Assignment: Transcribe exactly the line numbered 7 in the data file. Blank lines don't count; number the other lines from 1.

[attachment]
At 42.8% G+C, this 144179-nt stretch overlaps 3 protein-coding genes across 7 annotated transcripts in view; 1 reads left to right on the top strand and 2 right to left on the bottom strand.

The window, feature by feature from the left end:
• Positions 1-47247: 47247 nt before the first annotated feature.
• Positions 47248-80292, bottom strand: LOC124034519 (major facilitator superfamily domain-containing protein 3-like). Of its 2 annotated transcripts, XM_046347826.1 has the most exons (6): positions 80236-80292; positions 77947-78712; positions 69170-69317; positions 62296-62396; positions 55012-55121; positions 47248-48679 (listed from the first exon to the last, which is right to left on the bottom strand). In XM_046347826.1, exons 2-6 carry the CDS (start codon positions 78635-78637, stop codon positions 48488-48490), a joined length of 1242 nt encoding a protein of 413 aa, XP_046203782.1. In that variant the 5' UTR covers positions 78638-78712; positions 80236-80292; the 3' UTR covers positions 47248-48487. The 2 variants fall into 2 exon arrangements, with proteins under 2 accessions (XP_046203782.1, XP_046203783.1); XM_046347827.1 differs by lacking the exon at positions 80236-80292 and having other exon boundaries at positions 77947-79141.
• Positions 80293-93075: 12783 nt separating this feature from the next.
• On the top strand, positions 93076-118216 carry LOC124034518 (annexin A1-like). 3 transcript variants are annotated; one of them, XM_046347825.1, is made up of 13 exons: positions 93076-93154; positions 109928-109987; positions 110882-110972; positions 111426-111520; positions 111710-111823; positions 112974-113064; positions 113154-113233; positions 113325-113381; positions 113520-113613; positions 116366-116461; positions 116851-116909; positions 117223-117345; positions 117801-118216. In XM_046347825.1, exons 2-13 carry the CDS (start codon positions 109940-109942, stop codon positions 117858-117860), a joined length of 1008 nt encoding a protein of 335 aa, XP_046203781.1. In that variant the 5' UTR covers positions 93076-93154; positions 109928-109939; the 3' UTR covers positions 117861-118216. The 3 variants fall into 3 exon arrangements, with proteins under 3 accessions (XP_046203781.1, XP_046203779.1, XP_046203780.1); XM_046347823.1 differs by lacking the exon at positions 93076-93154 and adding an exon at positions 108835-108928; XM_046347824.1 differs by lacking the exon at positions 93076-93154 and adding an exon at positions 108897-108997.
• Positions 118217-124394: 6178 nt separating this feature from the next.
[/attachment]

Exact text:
• Positions 118217-124394: 6178 nt separating this feature from the next.